• <b>London, King Street: 27 May 2015</b>
    <b>CHRISTIE'S EXCEPTIONAL PRICES:</b> THE GUTENBERG BIBLE, MAINZ. Price realized: $5,390,000. Oct 1987, NY.
    <b>CHRISTIE'S EXCEPTIONAL PRICES:</b> LEONARDO DA VINCI, Codex Hammer. Price realized: $30,802,500. Nov 1994 NY
    <b>London, King Street: 27 May 2015</b>
    <b>CHRISTIE'S EXCEPTIONAL PRICES:</b> THE FORBES COLLECTION, Price realized: $40,900,000. Mar 2002, New York.
    <b>CHRISTIE'S EXCEPTIONAL PRICES:</b> ANDRE FRANQUIN, SPIROU ET FANTASIO. Price realized: €157,500. Apr 2014, Paris, France.
    <b>London, King Street: 27 May 2015</b>
    <b>CHRISTIE'S EXCEPTIONAL PRICES:</b> THE GREAT HOURS OF GALEAZZO MARIA SFORZA. Price realized: £1,217,250. Jul 2011, London.
    <b>CHRISTIE'S EXCEPTIONAL PRICES:</b> THE ROTHSCHILD PRAYERBOOK. A Book of Hours, use of Rome, in Latin. Price realized: $13,605,000.
  • <b>Lawbook Exchange: </b>Bartolus, Super Prima Parte Infortiati (Venice, 1478). See at the 2015 NY ABAA Antiquarian Book Fair Booth C26.
    <b>Lawbook Exchange: </b>Blackstone, Commentaries on the Laws of England (Philadelphia, 1771-73). First American edition. See at the 2015 NY ABAA Antiquarian Book<br>Fair Booth C26.
    <b>Lawbook Exchange: </b>Blackstone, The Great Charter (Oxford, 1759). First edition. See at the 2015 NY ABAA Antiquarian Book Fair Booth C26.
    <b>Lawbook Exchange: </b>Boniface VIII, Liber Sextus Decretalium (Venice, 1491). In a remarkable binding. See at the 2015 NY ABAA Antiquarian Book Fair Booth C26.
    <b>Lawbook Exchange: </b>Darrow, Autograph Letter, Signed (February 26, c.1930). See at the 2015 NY ABAA Antiquarian Book Fair Booth C26.
    <b>Lawbook Exchange: </b>Dugdale, Origines Juridiciales (London, 1671). Extra-illustrated on 138 leaves. See at the 2015 NY Antiquarian Book Fair Booth C26.
    <b>Lawbook Exchange: </b>Gratian, Decretus Gratiani (Venice, 1514). With 130 woodcuts. See at the 2015 NY ABAA Antiquarian Book Fair Booth C26.
    <b>Lawbook Exchange: </b>Gregory IX, Decretales (Nuremberg, 1482). Koberger imprint with exquisite initials. See at the 2015 NY Antiquarian Book Fair Booth C26.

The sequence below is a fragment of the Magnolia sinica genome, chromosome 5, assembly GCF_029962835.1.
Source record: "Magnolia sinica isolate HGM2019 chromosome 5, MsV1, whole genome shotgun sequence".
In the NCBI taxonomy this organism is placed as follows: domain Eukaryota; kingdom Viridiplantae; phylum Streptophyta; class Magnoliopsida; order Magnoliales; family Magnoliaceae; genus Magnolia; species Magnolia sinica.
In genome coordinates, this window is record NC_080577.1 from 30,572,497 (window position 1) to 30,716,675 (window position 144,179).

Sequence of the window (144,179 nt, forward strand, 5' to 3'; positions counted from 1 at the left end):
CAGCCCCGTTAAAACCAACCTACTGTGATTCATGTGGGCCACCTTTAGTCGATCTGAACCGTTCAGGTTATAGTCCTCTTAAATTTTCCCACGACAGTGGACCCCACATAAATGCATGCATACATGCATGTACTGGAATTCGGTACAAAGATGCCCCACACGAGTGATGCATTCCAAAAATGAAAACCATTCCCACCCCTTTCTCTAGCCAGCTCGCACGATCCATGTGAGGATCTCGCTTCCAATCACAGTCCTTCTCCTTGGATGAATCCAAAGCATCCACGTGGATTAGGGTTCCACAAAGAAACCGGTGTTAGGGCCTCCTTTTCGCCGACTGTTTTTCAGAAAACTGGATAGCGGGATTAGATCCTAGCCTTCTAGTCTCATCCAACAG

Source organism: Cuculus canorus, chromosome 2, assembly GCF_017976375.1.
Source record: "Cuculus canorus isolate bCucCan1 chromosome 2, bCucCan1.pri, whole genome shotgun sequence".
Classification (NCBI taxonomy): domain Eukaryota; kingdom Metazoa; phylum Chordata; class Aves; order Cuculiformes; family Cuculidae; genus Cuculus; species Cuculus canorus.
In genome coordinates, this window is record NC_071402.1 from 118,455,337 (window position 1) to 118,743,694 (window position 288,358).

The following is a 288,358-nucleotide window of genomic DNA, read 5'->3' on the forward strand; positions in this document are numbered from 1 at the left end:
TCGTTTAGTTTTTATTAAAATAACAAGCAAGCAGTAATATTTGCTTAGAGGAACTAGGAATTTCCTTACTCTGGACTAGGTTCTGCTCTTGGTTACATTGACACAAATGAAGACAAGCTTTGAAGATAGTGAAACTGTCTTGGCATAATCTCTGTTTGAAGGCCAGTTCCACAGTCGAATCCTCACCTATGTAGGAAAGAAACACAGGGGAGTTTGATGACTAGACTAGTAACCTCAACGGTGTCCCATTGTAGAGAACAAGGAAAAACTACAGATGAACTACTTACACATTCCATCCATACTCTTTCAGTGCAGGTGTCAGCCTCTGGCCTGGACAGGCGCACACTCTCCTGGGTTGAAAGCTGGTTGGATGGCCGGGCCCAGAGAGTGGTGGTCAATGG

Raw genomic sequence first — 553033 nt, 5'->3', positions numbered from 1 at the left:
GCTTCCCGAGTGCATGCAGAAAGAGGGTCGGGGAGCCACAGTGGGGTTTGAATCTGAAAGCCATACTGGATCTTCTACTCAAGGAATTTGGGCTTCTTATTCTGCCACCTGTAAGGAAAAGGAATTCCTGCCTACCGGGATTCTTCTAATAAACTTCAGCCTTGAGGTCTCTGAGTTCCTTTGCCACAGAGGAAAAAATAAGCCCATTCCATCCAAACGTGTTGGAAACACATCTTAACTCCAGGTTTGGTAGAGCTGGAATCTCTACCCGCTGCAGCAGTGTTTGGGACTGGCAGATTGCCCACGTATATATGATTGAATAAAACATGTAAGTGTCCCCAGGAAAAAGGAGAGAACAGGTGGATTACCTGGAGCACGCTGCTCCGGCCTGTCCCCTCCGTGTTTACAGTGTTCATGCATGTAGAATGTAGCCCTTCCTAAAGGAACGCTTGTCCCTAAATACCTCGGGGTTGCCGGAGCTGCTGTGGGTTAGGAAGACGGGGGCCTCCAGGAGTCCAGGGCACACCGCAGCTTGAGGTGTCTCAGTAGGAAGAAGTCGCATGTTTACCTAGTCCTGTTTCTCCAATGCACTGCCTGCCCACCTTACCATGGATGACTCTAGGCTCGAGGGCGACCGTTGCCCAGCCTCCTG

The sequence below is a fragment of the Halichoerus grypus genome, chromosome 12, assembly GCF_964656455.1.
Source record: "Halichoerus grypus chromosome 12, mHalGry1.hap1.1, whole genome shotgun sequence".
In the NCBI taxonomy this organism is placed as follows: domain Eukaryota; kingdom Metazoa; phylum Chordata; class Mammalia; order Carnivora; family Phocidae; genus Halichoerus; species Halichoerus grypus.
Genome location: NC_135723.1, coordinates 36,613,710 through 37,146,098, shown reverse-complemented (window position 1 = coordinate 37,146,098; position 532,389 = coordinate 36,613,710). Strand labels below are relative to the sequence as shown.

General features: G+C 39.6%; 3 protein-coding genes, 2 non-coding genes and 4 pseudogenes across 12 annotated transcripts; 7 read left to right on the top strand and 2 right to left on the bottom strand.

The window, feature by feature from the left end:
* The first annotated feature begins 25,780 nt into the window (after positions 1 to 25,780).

<b>Lawbook Exchange: </b>Holmes, Flirtatious Autograph Letter, Signed (Boston, December 4, 1897). See at the 2015 NY Antiquarian Book Fair Booth C26.
    <b>Lawbook Exchange: </b>Jodocus, Vocabularius (Strasburg, 1500) [&] Formulare Registrorum (Leipzig, 1506). See at the 2015 NY Antiquarian Book Fair Booth C26.
    <b>Lawbook Exchange: </b>Story, Commentaries on the Constitution (Boston, 1833). First edition. See at the 2015 NY Antiquarian Book Fair Booth C26.
    <b>Lawbook Exchange: </b>Catalogue 79 - March 2015. Recently Acquired Books, Manuscripts & Ephemera
  • <b>Shapero Rare Books:</b> Latest catalogue: 50 Fine Books 2015
    <b>Shapero Rare Books:</b> M. Catesby,<br>The Natural History of Carolina, Florida and the Bahama Islands (London, 1729-77).
    <b>Shapero Rare Books:</b> Jane Austen, Sense and Sensibility (London, 1811). First edition of the Austen’s first published novel.
    <b>Shapero Rare Books:</b> Koronatsionniy sbornik [Album of Nicholas II's coronation] (St. Petersburg, 1899): preferred deluxe version in Russian.
    <b>Shapero Rare Books:</b> A complete set of John Gould's magnificent bird books in attractive contemporary bindings (1831-88).
    <b>Shapero Rare Books:</b> Andy Warhol, Bald Eagle from Endangered Species. Screenprint in colours, 1983, signed in pencil.
    <b>Shapero Rare Books:</b> Sir Ernest Shackleton, South: The story of Shackleton’s last expedition 1914-1917 (London, 1919).
    <b>Shapero Rare Books:</b> J.J. Audubon, The Viviparous Quadrupeds of North America (NY, 1845-54): The largest successful colour plate book of 19th-century America.
    <b>Shapero Rare Books:</b> Geoffrey Chaucer, The Works (Kelmscott Press, 1896). One of the finest illustrated books ever produced.
    <b>Shapero Rare Books:</b> Lev Tolstoy, Anna Karenina (Moscow, 1879):<br>first edition in book form of the celebrated novel.
  • <b>Dr. Jörn Günther Rare Books: </b> Selection of Manuscripts
    <b>Dr. Jörn Günther Rare Books: </b> Selection of Miniatures
    <b>Dr. Jörn Günther Rare Books: </b> Selection of Early Printed Books
    <b>Dr. Jörn Günther Rare Books: </b><br>St. Paul’s epistles, manuscript on vellum, illuminated by the Simon Master, c. 1150-75
    <b>Dr. Jörn Günther Rare Books: </b> Book of Hours, illuminated by the Boucicaut Master, Paris, c. 1415
    <b>Dr. Jörn Günther Rare Books: </b> Book of Hours, illuminated by the Rohan Master, probably Troyes, c. 1415-20
    <b>Dr. Jörn Günther Rare Books: </b> Julius Caesar, De bello Gallico, manuscript on vellum, Milan, c. 1450-75